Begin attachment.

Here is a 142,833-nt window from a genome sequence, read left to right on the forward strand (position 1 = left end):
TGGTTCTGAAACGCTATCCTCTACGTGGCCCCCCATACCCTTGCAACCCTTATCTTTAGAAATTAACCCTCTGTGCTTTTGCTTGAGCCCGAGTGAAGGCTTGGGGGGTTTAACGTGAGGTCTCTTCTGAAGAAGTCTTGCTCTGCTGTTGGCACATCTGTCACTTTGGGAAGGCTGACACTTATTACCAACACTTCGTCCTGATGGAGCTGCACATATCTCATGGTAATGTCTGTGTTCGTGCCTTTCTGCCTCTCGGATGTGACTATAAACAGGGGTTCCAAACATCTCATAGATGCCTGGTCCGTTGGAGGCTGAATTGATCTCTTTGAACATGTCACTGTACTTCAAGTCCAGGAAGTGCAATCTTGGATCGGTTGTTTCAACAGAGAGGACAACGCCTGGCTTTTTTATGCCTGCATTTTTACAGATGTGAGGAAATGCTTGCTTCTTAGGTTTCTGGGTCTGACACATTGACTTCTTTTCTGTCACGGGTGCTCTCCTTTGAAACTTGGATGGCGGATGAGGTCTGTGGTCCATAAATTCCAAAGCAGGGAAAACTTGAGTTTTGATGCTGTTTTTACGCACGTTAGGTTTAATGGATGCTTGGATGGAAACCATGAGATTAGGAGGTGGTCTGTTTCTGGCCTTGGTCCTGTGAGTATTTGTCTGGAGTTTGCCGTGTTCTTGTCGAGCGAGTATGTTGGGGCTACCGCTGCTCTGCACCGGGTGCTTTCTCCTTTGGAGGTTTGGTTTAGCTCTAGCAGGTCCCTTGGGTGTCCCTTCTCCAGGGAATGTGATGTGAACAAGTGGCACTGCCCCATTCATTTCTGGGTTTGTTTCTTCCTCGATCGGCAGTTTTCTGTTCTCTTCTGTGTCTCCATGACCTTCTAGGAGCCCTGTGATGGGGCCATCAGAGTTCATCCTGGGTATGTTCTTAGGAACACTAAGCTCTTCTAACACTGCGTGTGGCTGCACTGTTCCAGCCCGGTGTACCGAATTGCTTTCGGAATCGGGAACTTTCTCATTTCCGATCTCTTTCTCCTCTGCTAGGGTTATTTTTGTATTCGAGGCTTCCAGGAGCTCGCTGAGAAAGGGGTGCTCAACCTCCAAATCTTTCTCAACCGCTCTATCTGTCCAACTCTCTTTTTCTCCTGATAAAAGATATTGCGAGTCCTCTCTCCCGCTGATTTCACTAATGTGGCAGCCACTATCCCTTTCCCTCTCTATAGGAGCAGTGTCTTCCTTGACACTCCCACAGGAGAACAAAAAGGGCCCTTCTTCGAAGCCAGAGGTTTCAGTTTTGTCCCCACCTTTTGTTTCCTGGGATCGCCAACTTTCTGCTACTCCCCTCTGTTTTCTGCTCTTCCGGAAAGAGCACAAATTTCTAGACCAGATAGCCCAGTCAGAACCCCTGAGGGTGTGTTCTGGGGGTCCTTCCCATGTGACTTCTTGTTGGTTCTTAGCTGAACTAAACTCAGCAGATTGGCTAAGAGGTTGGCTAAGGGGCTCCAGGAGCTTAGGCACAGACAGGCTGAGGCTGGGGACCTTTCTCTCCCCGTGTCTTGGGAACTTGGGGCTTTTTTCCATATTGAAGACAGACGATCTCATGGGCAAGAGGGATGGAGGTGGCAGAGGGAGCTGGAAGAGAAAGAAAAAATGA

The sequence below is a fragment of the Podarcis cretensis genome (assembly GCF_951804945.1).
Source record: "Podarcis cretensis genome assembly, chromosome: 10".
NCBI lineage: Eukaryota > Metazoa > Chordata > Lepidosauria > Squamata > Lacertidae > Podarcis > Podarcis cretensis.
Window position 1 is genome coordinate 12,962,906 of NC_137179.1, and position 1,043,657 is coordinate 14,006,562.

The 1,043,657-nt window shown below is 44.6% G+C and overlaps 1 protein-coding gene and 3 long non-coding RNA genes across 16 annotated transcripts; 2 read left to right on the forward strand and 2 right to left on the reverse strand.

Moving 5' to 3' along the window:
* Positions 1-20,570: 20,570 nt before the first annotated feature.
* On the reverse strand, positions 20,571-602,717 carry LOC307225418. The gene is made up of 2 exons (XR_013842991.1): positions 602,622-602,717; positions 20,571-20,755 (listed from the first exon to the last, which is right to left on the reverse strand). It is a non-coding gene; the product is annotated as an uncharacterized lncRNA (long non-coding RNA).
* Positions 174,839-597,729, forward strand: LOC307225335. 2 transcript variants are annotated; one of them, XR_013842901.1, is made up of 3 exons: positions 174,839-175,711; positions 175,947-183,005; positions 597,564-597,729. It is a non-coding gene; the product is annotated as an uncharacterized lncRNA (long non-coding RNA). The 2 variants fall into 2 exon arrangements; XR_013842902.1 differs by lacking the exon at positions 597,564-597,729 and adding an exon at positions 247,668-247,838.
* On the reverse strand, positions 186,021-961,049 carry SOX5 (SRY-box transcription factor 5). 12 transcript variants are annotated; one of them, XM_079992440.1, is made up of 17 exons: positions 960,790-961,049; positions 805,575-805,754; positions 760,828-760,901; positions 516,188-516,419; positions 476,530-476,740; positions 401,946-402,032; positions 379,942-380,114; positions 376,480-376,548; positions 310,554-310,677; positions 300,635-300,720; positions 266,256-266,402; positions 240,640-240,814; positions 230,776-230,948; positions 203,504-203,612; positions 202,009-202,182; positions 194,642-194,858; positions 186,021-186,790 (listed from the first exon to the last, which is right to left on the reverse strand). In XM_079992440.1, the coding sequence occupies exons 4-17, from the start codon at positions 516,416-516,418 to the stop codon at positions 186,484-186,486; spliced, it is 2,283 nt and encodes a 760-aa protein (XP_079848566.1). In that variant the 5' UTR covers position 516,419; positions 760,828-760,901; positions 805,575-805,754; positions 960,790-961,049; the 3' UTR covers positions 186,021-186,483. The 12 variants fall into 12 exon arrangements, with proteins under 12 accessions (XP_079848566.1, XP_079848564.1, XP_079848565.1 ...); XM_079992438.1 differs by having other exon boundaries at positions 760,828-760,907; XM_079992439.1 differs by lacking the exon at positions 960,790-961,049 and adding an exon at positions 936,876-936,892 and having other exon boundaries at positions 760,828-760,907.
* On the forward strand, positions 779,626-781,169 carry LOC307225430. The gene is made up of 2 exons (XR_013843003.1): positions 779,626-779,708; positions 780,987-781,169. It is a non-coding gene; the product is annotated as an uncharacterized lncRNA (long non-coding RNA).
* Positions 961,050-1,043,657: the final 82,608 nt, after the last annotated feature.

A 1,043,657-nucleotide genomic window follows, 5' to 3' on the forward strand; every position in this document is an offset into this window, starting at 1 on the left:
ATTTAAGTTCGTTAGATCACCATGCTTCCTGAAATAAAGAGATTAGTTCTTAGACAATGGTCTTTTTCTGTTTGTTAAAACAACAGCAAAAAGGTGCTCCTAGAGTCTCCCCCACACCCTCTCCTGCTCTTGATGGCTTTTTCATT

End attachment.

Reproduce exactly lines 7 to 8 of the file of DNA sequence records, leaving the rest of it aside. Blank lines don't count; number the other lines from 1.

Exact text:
The 1,043,657-nt window shown below is 44.6% G+C and overlaps 1 protein-coding gene and 3 long non-coding RNA genes across 16 annotated transcripts; 2 read left to right on the forward strand and 2 right to left on the reverse strand.

Moving 5' to 3' along the window: